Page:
Editor's Note: this piece originally appeared on PlayingSoldierthemovie.com.
In documentary filmmaking, there is no such thing as a “fly on the wall”. In other words, a filmmaker is never an invisible observer. In reality, a filmmaker’s presence and nearly everything one does will affect how people react, what they will share, and how. They may not share at all. This project was difficult for several reasons. Reenactors are suspicious of people from outside of the hobby. I quickly learned that there was a lot of resistance to talking with media or in front of cameras. By the time I arrived, other filmmakers had already made films that reenactors found disparaging, and unsurprisingly, people would now expect the same from me.
I decided that rather than try to make a polarized highly-editorialized film, I would try to understand and objectively portray reenacting. I knew that’s impossible to do one hundred per cent, but that I would be as objective as I could, even when I strongly disagreed, even when I had irreconcilable ideas. And, I did have a few of those.
Reenactments are delicate bubbles that resemble a different time period. Participants labor to create and maintain that illusion. This shared vision is highly regarded and easily destroyed. So modern anachronistic things like cell phones and yes, video cameras, are gravely frowned upon.
To this end I bought a period correct uniform online and began my journey. Since I had sculpture skills, I created a plastic shell that looked exactly like an old newsreel camera from the 40’s. Inside this shell I placed my video camera. I did this so as not to offend. I did not do it to deceive. In fact, I proudly told everyone what I was doing and showed them my handiwork. I received pats on the back for doing so. Now my presence on the “battlefield” would not offend. Two characters in my film (photographers) did not assimilate as well. By the time they stopped attending they reported having received violent physical threats.
The most common question I get is “who plays the Germans?”. The quick and easy answer is “a lot of people”. I’ve met people who simply have a strange hobby without any fascist ideaology. I’ve met people who have served in our country’s armed forces in wars. I’ve even met people who are fairly left-leaning politically. Now, to be sure, the amount of left-leaning people in this hobby are a small piece of the pie-chart.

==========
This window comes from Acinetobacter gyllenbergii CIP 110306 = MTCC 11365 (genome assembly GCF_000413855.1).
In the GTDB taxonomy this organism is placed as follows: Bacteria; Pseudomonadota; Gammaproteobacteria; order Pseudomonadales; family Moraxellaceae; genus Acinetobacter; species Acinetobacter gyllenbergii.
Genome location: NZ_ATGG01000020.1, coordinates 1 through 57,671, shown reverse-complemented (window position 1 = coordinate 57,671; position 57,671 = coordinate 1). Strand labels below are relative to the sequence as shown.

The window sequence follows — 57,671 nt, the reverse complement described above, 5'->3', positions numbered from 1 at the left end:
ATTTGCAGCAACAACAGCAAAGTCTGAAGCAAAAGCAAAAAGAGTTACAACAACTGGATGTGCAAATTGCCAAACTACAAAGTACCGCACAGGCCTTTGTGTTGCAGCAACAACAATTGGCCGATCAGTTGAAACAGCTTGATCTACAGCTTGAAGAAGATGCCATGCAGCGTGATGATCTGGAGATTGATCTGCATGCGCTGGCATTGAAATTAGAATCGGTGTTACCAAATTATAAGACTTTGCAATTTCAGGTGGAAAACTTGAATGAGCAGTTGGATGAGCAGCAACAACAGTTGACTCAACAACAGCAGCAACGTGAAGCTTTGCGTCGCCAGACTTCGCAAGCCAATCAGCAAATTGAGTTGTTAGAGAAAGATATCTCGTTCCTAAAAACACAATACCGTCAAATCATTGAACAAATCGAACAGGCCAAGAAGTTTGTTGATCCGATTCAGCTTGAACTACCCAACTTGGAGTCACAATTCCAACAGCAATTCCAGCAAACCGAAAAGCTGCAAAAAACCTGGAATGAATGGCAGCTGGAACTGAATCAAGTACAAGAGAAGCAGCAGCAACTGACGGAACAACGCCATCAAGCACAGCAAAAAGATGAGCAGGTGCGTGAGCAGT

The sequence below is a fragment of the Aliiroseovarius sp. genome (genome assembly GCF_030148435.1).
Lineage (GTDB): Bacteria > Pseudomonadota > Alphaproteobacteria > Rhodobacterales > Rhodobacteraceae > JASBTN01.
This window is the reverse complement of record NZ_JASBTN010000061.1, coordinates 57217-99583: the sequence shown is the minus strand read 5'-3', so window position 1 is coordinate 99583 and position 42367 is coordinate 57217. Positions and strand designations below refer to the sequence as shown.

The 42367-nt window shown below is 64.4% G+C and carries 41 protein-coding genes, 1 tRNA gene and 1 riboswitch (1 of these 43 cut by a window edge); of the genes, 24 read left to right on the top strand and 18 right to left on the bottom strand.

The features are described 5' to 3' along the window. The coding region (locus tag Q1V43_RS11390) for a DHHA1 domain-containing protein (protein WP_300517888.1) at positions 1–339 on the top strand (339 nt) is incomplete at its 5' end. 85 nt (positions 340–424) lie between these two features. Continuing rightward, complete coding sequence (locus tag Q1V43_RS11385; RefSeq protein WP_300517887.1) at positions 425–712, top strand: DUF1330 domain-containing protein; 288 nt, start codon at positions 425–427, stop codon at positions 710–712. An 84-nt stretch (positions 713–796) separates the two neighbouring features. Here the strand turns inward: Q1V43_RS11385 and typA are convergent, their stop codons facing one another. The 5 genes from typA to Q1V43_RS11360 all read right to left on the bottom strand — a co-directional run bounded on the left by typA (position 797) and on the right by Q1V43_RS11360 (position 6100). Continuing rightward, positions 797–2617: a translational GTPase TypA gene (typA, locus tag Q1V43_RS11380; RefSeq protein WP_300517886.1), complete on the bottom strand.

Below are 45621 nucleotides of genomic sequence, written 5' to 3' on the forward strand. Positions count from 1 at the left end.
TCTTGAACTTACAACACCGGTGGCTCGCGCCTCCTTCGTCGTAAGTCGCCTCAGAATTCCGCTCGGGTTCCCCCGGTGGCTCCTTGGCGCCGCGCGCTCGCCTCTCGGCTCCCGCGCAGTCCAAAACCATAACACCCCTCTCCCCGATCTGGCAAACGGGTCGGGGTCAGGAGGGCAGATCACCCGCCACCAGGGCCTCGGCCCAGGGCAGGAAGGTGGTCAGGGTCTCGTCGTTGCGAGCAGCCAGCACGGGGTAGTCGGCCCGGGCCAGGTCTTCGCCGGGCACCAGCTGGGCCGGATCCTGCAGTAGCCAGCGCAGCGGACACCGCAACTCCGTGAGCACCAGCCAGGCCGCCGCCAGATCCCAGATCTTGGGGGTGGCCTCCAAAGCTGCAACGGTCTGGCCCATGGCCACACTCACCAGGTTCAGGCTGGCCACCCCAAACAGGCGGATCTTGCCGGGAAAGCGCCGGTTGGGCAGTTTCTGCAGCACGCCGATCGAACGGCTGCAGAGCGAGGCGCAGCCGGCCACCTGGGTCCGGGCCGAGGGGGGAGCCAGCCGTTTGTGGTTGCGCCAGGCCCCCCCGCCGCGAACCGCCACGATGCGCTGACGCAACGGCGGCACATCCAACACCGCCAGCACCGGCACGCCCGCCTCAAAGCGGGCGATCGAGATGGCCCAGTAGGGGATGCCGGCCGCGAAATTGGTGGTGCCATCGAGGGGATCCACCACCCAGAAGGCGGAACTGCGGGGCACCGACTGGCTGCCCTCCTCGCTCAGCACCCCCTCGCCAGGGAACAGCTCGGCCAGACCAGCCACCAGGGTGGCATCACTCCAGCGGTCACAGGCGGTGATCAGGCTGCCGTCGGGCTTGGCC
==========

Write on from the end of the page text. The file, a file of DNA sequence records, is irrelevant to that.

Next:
Most people range from centrist views or right-leaning views all the way up to and including extreme-right wing views. In other words, I’ve also met exactly who you would expect to meet wearing a nazi uniform in public. I met my “first ever” holocaust denier at a reenactment. I knew that they existed but never before had I experienced a human being trying to convince me, with a straight face, that the holocaust was not an actual historical fact.
Allow me to tell you that it is a shocking and eye-opening experience to see someone do this with actual conviction in their eyes. Not to mention that for a self-professed “historian” to do so is, to say the least, unsettling. I had originally thought that a holocaust denier must be so convinced that they are right, that they would be willing to tell anyone their ideas. I could not have been more wrong. Those with extreme-right wing views would talk about their views at length. That is... until a camera appeared. They absolutely did not want their views recorded for public consumption. This threw a monkey wrench into my plans. I found it challenging trying to make a film that was connected to World War Two when I was completely unable to talk about these ideas. I also knew that if I really pressed the issue, not only would I fail, but word would get around that I was not “playing nice” and people would stop talking to me at all. In the end I thought “This is actually a no-brainer. I don’t have to inform people that there are neo-nazis who enjoy dressing as nazis. People can infer this without great effort on my part.” So, rather than over explain a thing like that...I did not explain it at all.
In the end I focussed the film on two themes. The first theme was the odd, sometimes conflicted, relationships that people have with their real life personas and their weekend reenacting personas. Nearly everyone I filmed was trying to portray a persona that was at once totally foreign and simultaneously perfectly matched. While purporting to tell me about history, people told me so much more about themselves. As one character said “history is a personal thing”.
The second theme I wanted to document was the ill-fated endeavor to have a “reenactor moment”. A reenactment is the child of theater married with war. Much of this theater takes place in the minds of individuals. They strive for that rare, fleeting, and lucky moment that occurs when a person loses themselves inside the very illusion of wartime that they have created. Reenactors report “feeling like I was there”, one even said “By the time you realize you are having a reenactor moment, it’s over”. The task of creating and maintaining another time period in its entirety is impossible, yet reenactors never tired of trying.
Regardless of whether that passion was expressed admirably or was horribly misguided, I always found it compelling.
- Ed Gendron
Ed Gendron is an independent artist, photographer, and filmmaker who currently resides in New Haven, CT. Initially a painter and printmaker, Ed was inspired by the stories of people whose portraits he painted, so he embarked on documentary film and photography as a way to connect with people and tell their stories. His documentary Playing Soldier (2017) was an Official Selection the 2018 NHDocs: New Haven Documentary Film Festival.